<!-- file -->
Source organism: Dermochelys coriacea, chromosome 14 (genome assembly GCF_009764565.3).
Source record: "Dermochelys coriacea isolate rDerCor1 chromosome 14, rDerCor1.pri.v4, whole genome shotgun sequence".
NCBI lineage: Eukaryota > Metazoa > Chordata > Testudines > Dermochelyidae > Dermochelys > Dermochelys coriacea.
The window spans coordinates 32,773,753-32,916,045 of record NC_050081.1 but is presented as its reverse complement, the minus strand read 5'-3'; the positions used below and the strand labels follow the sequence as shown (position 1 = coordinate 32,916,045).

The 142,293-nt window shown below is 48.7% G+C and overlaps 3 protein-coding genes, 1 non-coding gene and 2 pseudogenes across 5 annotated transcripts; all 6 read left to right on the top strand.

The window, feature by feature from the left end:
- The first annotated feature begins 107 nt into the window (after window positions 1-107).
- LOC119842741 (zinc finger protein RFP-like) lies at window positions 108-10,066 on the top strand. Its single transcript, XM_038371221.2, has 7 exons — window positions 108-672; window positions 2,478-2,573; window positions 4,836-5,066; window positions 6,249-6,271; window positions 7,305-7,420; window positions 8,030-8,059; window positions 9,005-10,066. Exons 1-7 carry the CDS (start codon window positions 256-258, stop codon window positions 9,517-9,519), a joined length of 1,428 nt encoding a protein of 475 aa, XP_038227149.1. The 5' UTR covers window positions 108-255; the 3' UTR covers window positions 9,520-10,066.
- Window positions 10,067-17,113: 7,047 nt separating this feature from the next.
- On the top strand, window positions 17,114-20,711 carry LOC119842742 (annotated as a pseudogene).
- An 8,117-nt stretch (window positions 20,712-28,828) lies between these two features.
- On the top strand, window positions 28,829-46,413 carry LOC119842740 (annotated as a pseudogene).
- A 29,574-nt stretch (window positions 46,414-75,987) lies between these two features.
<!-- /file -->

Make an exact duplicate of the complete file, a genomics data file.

Source organism: Dermochelys coriacea, chromosome 14 (genome assembly GCF_009764565.3).
Source record: "Dermochelys coriacea isolate rDerCor1 chromosome 14, rDerCor1.pri.v4, whole genome shotgun sequence".
NCBI lineage: Eukaryota > Metazoa > Chordata > Testudines > Dermochelyidae > Dermochelys > Dermochelys coriacea.
The window spans coordinates 32,773,753-32,916,045 of record NC_050081.1 but is presented as its reverse complement, the minus strand read 5'-3'; the positions used below and the strand labels follow the sequence as shown (position 1 = coordinate 32,916,045).

The 142,293-nt window shown below is 48.7% G+C and overlaps 3 protein-coding genes, 1 non-coding gene and 2 pseudogenes across 5 annotated transcripts; all 6 read left to right on the top strand.

The window, feature by feature from the left end:
- The first annotated feature begins 107 nt into the window (after window positions 1-107).
- LOC119842741 (zinc finger protein RFP-like) lies at window positions 108-10,066 on the top strand. Its single transcript, XM_038371221.2, has 7 exons — window positions 108-672; window positions 2,478-2,573; window positions 4,836-5,066; window positions 6,249-6,271; window positions 7,305-7,420; window positions 8,030-8,059; window positions 9,005-10,066. Exons 1-7 carry the CDS (start codon window positions 256-258, stop codon window positions 9,517-9,519), a joined length of 1,428 nt encoding a protein of 475 aa, XP_038227149.1. The 5' UTR covers window positions 108-255; the 3' UTR covers window positions 9,520-10,066.
- Window positions 10,067-17,113: 7,047 nt separating this feature from the next.
- On the top strand, window positions 17,114-20,711 carry LOC119842742 (annotated as a pseudogene).
- An 8,117-nt stretch (window positions 20,712-28,828) lies between these two features.
- On the top strand, window positions 28,829-46,413 carry LOC119842740 (annotated as a pseudogene).
- A 29,574-nt stretch (window positions 46,414-75,987) lies between these two features.